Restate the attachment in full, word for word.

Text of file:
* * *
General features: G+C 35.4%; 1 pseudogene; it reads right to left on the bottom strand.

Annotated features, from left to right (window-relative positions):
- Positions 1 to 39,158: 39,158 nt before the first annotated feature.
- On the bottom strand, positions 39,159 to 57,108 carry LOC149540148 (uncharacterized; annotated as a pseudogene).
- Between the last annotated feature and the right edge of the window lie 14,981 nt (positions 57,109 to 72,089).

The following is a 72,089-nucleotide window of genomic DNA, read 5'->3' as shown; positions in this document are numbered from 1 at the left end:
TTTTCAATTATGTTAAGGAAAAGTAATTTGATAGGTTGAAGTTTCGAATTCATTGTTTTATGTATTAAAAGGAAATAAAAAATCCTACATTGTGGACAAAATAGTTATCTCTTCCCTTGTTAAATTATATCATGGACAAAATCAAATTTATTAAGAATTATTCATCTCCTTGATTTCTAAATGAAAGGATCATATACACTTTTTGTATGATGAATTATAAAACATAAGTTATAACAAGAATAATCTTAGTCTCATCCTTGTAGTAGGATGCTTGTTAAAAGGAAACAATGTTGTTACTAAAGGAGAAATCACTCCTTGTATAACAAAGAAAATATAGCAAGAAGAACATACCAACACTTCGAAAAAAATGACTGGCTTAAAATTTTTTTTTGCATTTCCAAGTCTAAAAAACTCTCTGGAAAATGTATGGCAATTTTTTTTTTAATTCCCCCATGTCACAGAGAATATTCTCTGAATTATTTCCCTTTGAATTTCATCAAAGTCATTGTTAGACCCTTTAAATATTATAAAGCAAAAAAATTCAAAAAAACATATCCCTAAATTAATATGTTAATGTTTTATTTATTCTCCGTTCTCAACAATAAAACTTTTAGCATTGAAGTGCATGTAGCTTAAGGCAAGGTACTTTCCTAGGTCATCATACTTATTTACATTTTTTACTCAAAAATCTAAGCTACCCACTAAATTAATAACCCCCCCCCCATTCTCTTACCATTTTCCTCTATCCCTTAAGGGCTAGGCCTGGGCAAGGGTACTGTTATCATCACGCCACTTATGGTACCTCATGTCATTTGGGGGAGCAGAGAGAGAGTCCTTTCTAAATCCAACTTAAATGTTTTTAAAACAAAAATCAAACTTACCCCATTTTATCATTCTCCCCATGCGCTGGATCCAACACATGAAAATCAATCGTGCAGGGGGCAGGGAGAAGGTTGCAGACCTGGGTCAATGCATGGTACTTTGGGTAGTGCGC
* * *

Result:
General features: G+C 35.4%; 1 pseudogene; it reads right to left on the bottom strand.

Annotated features, from left to right (window-relative positions):
- Positions 1 to 39,158: 39,158 nt before the first annotated feature.
- On the bottom strand, positions 39,159 to 57,108 carry LOC149540148 (uncharacterized; annotated as a pseudogene).
- Between the last annotated feature and the right edge of the window lie 14,981 nt (positions 57,109 to 72,089).

The following is a 72,089-nucleotide window of genomic DNA, read 5'->3' as shown; positions in this document are numbered from 1 at the left end:
TTTTCAATTATGTTAAGGAAAAGTAATTTGATAGGTTGAAGTTTCGAATTCATTGTTTTATGTATTAAAAGGAAATAAAAAATCCTACATTGTGGACAAAATAGTTATCTCTTCCCTTGTTAAATTATATCATGGACAAAATCAAATTTATTAAGAATTATTCATCTCCTTGATTTCTAAATGAAAGGATCATATACACTTTTTGTATGATGAATTATAAAACATAAGTTATAACAAGAATAATCTTAGTCTCATCCTTGTAGTAGGATGCTTGTTAAAAGGAAACAATGTTGTTACTAAAGGAGAAATCACTCCTTGTATAACAAAGAAAATATAGCAAGAAGAACATACCAACACTTCGAAAAAAATGACTGGCTTAAAATTTTTTTTTGCATTTCCAAGTCTAAAAAACTCTCTGGAAAATGTATGGCAATTTTTTTTTTAATTCCCCCATGTCACAGAGAATATTCTCTGAATTATTTCCCTTTGAATTTCATCAAAGTCATTGTTAGACCCTTTAAATATTATAAAGCAAAAAAATTCAAAAAAACATATCCCTAAATTAATATGTTAATGTTTTATTTATTCTCCGTTCTCAACAATAAAACTTTTAGCATTGAAGTGCATGTAGCTTAAGGCAAGGTACTTTCCTAGGTCATCATACTTATTTACATTTTTTACTCAAAAATCTAAGCTACCCACTAAATTAATAACCCCCCCCCCATTCTCTTACCATTTTCCTCTATCCCTTAAGGGCTAGGCCTGGGCAAGGGTACTGTTATCATCACGCCACTTATGGTACCTCATGTCATTTGGGGGAGCAGAGAGAGAGTCCTTTCTAAATCCAACTTAAATGTTTTTAAAACAAAAATCAAACTTACCCCATTTTATCATTCTCCCCATGCGCTGGATCCAACACATGAAAATCAATCGTGCAGGGGGCAGGGAGAAGGTTGCAGACCTGGGTCAATGCATGGTACTTTGGGTAGTGCGC